The first and perhaps most important problem of the Republican Party is its lack of respect, and often distain, for the rule of law and individual liberty. This was manifested particularly well in the 2003-2006 era, long after the initial fear and uncertainty in the wake of 9/11, with legislation such as the renewal of the PATRIOT Act, the Military Commissions Act, numerous electronic privacy infringements, and a number of other unconstitutional activities including the effective elimination of habeas corpus. For a nation founded as the premier beacon of personal liberty, these recent policies are like knives stabbed directly into its heart and soul. Respect for the rule of law, rather than the rule of man, is a point that cannot be overstressed. The Republican Party has not held true to this most-important ideal, even while its candidates make proclamations to uphold it.
The second mistake of the Republican Party is the culture of spending it helped not only maintain but expand beyond comprehension. For instance the US Federal Budget for fiscal year 2000, Clinton’s last budget, was $1.9 trillion, a far cry from fiscal prudence, but when compared to the $3.1 trillion budget (not including war, bailout, stimulus, etc) President Bush submitted for fiscal year 2009 it looks quite lean. Inflation and natural increases can only account for a portion of the growth. The rest seems to have been allocated down a black-hole because if my hunch is correct American’s are not feeling any increase in the quantity or quality of services in spite of the rapid growth of federal spending. The Republican Party still to this day claims to be the party of fiscal conservatism, yet this could not be farther from the truth. If the party changes its actual policy to better represent its proclaimed policy then maybe it will begin to reclaim some level of credibility with voters.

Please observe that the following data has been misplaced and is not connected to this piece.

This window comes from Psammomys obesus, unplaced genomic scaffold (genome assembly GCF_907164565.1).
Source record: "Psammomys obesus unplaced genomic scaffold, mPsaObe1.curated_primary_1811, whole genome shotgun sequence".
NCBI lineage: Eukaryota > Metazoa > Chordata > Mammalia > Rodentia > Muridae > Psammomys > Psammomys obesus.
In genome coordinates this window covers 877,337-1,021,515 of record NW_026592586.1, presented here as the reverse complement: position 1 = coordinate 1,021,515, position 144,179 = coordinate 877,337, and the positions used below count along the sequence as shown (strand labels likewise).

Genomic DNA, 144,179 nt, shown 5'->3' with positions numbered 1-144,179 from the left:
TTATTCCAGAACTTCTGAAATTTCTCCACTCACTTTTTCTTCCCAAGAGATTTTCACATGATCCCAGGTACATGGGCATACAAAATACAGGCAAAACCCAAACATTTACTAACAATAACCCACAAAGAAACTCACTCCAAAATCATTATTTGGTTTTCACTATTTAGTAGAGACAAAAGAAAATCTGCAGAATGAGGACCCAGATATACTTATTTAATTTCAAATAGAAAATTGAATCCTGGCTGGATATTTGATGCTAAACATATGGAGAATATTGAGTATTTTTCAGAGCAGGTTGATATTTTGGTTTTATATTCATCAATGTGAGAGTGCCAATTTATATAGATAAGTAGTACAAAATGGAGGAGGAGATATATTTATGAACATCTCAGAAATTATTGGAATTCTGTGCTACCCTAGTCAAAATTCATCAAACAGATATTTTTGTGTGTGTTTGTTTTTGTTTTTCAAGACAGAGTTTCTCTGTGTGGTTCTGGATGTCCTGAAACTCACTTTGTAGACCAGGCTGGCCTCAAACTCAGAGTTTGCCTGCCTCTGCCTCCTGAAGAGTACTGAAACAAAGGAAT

The third major blunder of the Republican Party over the last 8 years is its willingness to support a radical non-American foreign policy of American aggression and intervention oversees. The need of pre-emptive war when one nation is in the process of initiating attack is historically understood by most foreign policy analysts, but the present day Republican Party has taken the notion to the extreme. Not only are nations subject to attack if they gain the power to mount their own attack against America (even without willingness to use it), but they are subject to attack for only attempting or better yet desiring the power to defend their nations against a potential American strikes. This belief used to be called naked aggression. The Republican Party has combined the worst of realism and idealism to create a foreign policy that is so extreme, so perverted, that future generations will look back and ponder “what in the world were they thinking
Well said and worth repeating. I might add the mistake of how they treat the economy and the damage they do to the middle class.

Since: Feb 11

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#136
Nov 21, 2012
 

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Razors Edge wrote:
Sad this will not come as a surprise or shock to most
Obama 332
Draft dodger Romney = 206.

You lost.
Some Random Dude

Santa Cruz, CA

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#137
Nov 22, 2012
 
au contraire wrote:
<quoted text>Extremism is a word you libs like to denigrate the right with because America is right of center, not left. We lost because there was not a clear choice between a leftist and a moderate from the east coast. The people that mattered didn't see enough difference. Tax cuts always work moron and history proves it, but no matter, to try and convenience liberals that water in the desert is a good thing only brings out the fact liberals like sand piles more than oasis.
"Real" conservatism will not fly with American voters. You can click your ruby slippers as much as you like you dumb bitch, but it won't change the fact. We've already seen (recently) the effects of conservative policy.

I'm not even going to bother to debate with you over the tax cut argument. It's clearly the equivalent of trying to talk to an illiterate brick wall. Happy thanksgiving!
Pamela

Citrus Heights, CA